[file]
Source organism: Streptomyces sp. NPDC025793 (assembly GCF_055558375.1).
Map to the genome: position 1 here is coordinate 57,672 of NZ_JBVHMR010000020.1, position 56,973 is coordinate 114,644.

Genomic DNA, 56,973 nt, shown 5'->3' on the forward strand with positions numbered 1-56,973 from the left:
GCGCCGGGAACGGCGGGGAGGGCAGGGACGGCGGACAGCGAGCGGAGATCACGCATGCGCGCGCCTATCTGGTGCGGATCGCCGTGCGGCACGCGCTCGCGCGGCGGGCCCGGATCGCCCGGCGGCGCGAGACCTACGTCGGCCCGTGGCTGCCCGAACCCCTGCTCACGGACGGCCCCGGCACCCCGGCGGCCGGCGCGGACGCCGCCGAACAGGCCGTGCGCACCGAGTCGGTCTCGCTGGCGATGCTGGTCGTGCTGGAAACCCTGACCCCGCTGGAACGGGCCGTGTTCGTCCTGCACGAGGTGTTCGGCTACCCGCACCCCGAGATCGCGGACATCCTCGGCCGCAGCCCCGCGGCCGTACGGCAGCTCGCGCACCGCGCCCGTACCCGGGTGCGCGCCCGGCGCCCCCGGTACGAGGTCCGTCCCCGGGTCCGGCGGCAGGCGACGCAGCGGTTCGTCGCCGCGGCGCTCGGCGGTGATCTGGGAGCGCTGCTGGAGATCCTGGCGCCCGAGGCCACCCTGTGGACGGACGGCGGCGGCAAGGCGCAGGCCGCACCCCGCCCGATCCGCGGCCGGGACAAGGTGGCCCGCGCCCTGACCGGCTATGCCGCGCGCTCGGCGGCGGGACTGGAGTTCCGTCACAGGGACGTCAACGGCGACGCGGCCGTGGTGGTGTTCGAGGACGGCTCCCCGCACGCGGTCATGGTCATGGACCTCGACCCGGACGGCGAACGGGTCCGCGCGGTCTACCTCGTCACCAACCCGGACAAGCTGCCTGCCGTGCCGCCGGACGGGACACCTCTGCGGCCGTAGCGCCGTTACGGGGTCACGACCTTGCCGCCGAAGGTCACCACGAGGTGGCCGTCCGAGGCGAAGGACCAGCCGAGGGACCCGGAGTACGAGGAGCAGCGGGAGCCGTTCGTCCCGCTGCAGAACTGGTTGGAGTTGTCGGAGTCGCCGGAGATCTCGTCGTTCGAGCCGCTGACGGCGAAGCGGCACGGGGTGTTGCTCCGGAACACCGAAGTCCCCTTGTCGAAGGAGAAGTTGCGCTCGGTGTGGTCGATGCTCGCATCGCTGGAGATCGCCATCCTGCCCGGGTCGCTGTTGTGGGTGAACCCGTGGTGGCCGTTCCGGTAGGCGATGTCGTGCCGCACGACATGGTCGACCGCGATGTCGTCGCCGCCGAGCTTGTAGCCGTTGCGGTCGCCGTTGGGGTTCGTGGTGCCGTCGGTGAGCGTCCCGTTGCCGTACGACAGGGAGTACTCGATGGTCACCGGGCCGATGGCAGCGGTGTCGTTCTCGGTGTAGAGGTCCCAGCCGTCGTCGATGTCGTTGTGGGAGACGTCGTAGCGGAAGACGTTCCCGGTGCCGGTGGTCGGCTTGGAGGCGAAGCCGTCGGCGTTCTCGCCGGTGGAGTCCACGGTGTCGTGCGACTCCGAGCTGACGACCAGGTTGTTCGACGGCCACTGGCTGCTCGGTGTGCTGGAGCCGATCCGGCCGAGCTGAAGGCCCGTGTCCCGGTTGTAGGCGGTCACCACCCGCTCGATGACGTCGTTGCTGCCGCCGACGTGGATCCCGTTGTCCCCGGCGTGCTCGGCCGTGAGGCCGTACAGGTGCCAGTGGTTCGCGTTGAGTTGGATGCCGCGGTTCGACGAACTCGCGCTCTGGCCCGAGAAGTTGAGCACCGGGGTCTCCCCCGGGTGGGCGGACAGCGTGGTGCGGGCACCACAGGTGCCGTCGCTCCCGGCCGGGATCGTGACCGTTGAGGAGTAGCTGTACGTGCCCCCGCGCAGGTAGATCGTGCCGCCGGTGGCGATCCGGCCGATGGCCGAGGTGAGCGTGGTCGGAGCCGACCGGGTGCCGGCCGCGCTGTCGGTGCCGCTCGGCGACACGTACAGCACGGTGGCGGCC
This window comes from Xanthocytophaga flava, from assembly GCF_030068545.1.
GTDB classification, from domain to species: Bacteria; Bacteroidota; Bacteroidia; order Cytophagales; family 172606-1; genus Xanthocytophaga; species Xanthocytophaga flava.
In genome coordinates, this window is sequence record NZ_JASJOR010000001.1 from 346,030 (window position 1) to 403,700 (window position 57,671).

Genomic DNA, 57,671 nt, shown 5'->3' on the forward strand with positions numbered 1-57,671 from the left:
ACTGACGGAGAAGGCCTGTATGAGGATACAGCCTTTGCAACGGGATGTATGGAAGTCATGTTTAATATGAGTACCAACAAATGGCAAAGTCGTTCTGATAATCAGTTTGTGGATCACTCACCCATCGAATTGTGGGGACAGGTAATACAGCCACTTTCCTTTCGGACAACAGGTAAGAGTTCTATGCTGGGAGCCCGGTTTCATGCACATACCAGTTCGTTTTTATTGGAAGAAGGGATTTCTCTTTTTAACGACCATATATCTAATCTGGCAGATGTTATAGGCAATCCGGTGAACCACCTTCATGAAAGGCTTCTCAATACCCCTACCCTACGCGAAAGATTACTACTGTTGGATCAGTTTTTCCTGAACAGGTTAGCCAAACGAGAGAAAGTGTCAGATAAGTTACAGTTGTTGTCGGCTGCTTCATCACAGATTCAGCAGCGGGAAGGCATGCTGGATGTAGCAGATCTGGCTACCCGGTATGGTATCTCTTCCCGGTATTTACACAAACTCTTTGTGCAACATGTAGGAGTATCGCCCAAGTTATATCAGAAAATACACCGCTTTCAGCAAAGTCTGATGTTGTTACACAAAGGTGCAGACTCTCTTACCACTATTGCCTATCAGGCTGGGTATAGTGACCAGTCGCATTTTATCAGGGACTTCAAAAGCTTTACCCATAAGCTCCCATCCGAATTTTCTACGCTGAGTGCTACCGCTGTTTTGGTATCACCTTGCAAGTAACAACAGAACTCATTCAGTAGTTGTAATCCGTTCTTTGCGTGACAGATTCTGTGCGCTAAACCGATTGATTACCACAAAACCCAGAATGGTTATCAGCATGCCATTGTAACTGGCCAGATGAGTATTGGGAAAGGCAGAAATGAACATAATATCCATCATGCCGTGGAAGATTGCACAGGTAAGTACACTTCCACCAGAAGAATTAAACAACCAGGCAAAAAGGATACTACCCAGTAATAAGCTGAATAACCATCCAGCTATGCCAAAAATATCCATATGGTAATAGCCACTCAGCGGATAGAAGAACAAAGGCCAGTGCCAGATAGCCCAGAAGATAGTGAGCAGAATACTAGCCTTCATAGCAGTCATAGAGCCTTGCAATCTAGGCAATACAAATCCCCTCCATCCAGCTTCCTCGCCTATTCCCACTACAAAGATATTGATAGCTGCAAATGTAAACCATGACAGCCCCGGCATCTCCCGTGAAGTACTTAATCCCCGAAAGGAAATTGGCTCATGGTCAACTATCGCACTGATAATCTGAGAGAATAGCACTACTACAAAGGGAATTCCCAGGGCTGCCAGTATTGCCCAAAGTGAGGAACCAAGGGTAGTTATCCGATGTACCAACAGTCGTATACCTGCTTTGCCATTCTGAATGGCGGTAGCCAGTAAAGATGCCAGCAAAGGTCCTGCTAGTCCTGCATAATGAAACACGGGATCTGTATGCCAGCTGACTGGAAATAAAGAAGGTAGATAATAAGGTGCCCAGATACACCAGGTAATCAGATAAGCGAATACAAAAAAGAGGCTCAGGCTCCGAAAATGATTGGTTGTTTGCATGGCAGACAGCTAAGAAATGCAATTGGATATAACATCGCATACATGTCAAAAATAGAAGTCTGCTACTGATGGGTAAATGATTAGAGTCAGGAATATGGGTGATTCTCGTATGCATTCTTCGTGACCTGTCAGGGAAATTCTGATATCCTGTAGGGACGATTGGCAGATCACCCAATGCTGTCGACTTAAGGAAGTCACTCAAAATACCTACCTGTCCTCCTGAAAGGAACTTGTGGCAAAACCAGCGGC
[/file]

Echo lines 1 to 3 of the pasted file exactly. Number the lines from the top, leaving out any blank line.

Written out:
Source organism: Streptomyces sp. NPDC025793 (assembly GCF_055558375.1).
Map to the genome: position 1 here is coordinate 57,672 of NZ_JBVHMR010000020.1, position 56,973 is coordinate 114,644.

Genomic DNA, 56,973 nt, shown 5'->3' on the forward strand with positions numbered 1-56,973 from the left: